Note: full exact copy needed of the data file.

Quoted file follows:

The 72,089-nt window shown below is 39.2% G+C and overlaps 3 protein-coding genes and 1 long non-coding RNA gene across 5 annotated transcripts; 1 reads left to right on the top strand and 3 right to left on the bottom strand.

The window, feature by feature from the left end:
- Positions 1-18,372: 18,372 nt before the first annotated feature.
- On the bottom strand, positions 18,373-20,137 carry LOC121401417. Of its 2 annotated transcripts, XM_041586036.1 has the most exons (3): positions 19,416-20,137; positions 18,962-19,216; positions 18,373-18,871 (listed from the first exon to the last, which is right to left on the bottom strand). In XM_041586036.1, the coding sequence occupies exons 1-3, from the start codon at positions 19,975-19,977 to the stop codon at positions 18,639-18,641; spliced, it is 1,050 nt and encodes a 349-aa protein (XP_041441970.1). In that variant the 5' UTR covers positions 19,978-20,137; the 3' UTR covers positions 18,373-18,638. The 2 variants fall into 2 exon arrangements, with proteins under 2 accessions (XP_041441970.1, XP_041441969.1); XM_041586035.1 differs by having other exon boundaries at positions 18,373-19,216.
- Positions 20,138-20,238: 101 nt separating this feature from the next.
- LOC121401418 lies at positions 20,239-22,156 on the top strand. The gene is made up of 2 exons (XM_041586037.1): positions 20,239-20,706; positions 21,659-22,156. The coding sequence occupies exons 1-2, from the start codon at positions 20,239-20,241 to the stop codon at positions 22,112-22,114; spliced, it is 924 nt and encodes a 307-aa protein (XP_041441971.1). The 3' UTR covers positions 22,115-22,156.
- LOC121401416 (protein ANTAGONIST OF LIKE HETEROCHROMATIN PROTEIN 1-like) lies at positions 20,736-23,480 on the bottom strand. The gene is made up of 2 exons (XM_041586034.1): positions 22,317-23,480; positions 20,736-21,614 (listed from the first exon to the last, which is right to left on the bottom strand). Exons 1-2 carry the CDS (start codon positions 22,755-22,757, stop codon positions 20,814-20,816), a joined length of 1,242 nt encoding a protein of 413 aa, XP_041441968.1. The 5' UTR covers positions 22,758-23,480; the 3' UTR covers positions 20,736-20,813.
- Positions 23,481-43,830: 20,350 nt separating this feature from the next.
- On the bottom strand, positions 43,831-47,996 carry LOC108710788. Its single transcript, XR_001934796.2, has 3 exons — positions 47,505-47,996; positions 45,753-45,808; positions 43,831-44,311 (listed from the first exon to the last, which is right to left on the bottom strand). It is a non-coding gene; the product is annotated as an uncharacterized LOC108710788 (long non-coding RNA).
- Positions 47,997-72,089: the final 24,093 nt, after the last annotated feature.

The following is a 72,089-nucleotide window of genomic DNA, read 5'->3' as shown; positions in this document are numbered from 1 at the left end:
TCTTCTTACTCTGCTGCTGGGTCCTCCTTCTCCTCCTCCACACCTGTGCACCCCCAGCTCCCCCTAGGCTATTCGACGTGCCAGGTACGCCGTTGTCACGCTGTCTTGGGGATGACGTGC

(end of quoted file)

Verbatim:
The 72,089-nt window shown below is 39.2% G+C and overlaps 3 protein-coding genes and 1 long non-coding RNA gene across 5 annotated transcripts; 1 reads left to right on the top strand and 3 right to left on the bottom strand.

The window, feature by feature from the left end:
- Positions 1-18,372: 18,372 nt before the first annotated feature.
- On the bottom strand, positions 18,373-20,137 carry LOC121401417. Of its 2 annotated transcripts, XM_041586036.1 has the most exons (3): positions 19,416-20,137; positions 18,962-19,216; positions 18,373-18,871 (listed from the first exon to the last, which is right to left on the bottom strand). In XM_041586036.1, the coding sequence occupies exons 1-3, from the start codon at positions 19,975-19,977 to the stop codon at positions 18,639-18,641; spliced, it is 1,050 nt and encodes a 349-aa protein (XP_041441970.1). In that variant the 5' UTR covers positions 19,978-20,137; the 3' UTR covers positions 18,373-18,638. The 2 variants fall into 2 exon arrangements, with proteins under 2 accessions (XP_041441970.1, XP_041441969.1); XM_041586035.1 differs by having other exon boundaries at positions 18,373-19,216.
- Positions 20,138-20,238: 101 nt separating this feature from the next.
- LOC121401418 lies at positions 20,239-22,156 on the top strand. The gene is made up of 2 exons (XM_041586037.1): positions 20,239-20,706; positions 21,659-22,156. The coding sequence occupies exons 1-2, from the start codon at positions 20,239-20,241 to the stop codon at positions 22,112-22,114; spliced, it is 924 nt and encodes a 307-aa protein (XP_041441971.1). The 3' UTR covers positions 22,115-22,156.
- LOC121401416 (protein ANTAGONIST OF LIKE HETEROCHROMATIN PROTEIN 1-like) lies at positions 20,736-23,480 on the bottom strand. The gene is made up of 2 exons (XM_041586034.1): positions 22,317-23,480; positions 20,736-21,614 (listed from the first exon to the last, which is right to left on the bottom strand). Exons 1-2 carry the CDS (start codon positions 22,755-22,757, stop codon positions 20,814-20,816), a joined length of 1,242 nt encoding a protein of 413 aa, XP_041441968.1. The 5' UTR covers positions 22,758-23,480; the 3' UTR covers positions 20,736-20,813.
- Positions 23,481-43,830: 20,350 nt separating this feature from the next.
- On the bottom strand, positions 43,831-47,996 carry LOC108710788. Its single transcript, XR_001934796.2, has 3 exons — positions 47,505-47,996; positions 45,753-45,808; positions 43,831-44,311 (listed from the first exon to the last, which is right to left on the bottom strand). It is a non-coding gene; the product is annotated as an uncharacterized LOC108710788 (long non-coding RNA).
- Positions 47,997-72,089: the final 24,093 nt, after the last annotated feature.

The following is a 72,089-nucleotide window of genomic DNA, read 5'->3' as shown; positions in this document are numbered from 1 at the left end:
TCTTCTTACTCTGCTGCTGGGTCCTCCTTCTCCTCCTCCACACCTGTGCACCCCCAGCTCCCCCTAGGCTATTCGACGTGCCAGGTACGCCGTTGTCACGCTGTCTTGGGGATGACGTGC